Thursday, November 16, 2017

Science: Humans GLOW with visible light!

, 2009); Dhr. Seven, Amber Larson (eds.), Wisdom Quarterly

This is a schematic illustration of experiments that found the human body, especially the face, emits visible light in small quantities that vary during the day. B is one for the test subjects. The other images show the weak emissions of visible light during totally dark conditions. The chart corresponds to the images and shows how the emissions varied during the day. The last image (I) is an infrared image of the subject showing heat emissions (Kyoto University; Tohoku Institute of Technology; PLoS ONEa).

The human body literally glows, emitting a visible light in extremely small quantities at levels that rise and fall with the day, scientists now reveal.
Human devi, Maria Orsic (Vril)
Past research has shown that the body emits visible light, 1,000 times less intense than the levels to which our naked eyes are sensitive. In fact, virtually all living creatures emit very weak light, which is thought to be a byproduct of biochemical reactions involving free radicals.
(This visible light differs from the infrared radiation — an invisible form of light — that comes from body heat.)
To learn more about this faint visible light, scientists in Japan employed extraordinarily sensitive cameras capable of detecting single photons. More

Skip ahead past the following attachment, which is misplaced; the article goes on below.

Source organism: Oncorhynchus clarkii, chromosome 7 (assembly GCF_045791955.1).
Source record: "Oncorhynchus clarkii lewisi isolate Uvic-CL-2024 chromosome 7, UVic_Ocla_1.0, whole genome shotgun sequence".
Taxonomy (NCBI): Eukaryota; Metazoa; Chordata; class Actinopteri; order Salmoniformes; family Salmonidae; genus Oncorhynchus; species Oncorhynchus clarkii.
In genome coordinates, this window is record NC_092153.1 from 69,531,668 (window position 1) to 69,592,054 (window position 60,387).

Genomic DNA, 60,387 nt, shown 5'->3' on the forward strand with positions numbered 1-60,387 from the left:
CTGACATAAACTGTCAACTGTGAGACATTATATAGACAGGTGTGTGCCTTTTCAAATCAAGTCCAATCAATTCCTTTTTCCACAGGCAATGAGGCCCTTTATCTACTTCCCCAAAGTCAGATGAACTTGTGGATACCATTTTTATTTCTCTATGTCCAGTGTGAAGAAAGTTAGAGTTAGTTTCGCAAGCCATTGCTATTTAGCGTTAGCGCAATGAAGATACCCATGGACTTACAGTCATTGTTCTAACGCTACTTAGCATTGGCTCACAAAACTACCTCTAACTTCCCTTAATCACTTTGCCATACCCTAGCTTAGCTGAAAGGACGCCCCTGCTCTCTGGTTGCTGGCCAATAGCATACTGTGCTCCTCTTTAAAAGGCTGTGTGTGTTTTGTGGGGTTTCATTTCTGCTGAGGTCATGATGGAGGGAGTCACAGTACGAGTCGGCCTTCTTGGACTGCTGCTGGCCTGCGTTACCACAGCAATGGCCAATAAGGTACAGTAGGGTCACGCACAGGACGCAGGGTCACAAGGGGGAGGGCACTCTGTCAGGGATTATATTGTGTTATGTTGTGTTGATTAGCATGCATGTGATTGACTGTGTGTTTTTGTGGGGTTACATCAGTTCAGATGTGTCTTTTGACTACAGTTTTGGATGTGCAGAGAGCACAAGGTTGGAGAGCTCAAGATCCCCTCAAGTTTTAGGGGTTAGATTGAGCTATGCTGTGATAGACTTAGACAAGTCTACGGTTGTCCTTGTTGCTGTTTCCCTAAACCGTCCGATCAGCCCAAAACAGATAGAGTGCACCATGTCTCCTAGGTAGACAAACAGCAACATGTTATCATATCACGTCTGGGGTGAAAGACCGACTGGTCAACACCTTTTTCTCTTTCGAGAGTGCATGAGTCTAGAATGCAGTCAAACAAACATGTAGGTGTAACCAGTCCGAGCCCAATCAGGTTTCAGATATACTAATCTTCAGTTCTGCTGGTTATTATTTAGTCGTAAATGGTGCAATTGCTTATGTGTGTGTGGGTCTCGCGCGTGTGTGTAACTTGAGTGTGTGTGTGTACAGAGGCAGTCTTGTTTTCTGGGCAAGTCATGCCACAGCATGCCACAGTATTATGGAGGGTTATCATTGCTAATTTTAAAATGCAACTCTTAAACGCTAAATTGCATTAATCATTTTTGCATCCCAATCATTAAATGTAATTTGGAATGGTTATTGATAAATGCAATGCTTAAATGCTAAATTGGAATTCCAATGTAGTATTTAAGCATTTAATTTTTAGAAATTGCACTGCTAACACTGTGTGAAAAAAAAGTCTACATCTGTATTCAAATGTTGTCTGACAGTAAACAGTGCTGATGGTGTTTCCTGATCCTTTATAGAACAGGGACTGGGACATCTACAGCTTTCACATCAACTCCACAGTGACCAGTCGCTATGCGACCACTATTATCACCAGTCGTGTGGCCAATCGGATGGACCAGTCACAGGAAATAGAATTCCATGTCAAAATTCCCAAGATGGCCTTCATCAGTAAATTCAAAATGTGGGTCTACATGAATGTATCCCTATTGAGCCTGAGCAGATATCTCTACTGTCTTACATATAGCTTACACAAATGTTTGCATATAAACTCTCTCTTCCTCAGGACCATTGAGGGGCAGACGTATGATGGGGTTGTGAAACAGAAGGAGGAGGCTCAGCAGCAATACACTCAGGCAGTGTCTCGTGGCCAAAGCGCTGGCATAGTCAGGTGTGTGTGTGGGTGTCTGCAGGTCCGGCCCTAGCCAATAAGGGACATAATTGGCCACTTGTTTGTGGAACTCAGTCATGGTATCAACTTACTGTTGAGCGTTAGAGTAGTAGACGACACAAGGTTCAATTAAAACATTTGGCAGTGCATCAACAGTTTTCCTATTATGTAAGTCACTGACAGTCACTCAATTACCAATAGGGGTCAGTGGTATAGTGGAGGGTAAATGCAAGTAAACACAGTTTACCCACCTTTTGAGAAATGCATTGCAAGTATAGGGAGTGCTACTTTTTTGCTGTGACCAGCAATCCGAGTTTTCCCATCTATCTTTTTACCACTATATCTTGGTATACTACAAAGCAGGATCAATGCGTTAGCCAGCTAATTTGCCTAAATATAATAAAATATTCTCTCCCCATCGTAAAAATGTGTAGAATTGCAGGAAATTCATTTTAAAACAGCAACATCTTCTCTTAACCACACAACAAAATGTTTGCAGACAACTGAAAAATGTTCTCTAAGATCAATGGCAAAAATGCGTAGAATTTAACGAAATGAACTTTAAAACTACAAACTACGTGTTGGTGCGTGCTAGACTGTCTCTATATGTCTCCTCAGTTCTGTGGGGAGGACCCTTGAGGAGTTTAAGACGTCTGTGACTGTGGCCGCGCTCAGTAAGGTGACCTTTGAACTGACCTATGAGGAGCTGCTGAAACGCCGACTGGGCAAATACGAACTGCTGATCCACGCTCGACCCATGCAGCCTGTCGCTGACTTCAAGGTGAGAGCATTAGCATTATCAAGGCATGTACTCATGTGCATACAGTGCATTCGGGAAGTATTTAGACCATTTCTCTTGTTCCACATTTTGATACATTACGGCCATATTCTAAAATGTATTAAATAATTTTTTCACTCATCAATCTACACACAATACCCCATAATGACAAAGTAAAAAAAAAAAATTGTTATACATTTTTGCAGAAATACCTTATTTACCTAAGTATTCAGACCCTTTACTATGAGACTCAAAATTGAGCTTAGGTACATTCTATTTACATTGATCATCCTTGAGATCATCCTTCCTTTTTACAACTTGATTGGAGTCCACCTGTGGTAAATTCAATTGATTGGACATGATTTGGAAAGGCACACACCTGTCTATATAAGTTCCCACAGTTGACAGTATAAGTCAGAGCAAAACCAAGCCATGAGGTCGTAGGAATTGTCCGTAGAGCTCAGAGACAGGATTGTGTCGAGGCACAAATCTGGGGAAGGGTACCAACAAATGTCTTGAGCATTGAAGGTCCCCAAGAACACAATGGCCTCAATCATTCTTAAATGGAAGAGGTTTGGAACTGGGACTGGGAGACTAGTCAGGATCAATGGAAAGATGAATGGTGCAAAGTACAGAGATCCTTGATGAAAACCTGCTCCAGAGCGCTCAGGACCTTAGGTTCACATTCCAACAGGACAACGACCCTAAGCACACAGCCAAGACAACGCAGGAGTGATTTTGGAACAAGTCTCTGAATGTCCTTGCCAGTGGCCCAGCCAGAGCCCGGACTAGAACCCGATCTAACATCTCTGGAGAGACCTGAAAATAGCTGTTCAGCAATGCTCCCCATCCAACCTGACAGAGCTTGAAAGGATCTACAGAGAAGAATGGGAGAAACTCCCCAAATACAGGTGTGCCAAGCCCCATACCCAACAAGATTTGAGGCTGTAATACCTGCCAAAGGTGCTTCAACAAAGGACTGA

Buddhist "shining ones" (devas)
A deva (literally, a "shining one") can refer to a woodland fairy or an angelic/godly inhabitant of many of the more exalted sensual, fine material, and immaterial "heavens" (sagga, akasha deva lokas) among the 31 Planes of Existence. Deva is a broad category like the term brahma.

Ancient Buddhist deva carving
The word is related to the English diva, deity, and divinity from the Latin deus, "god" in the Greek and Roman sense, "demigod" or "godling" or "angel."
The devas are beautiful, like Pleiadians and Lyrians, Venutians and the women (particularly Maria Orsic, the Oracle of the Vril Society shown above) of Aldebaran. The bodies of devas -- whether lowly fairies or magnificent celestial bodies brighter than stars -- are more subtle and luminous than humans.

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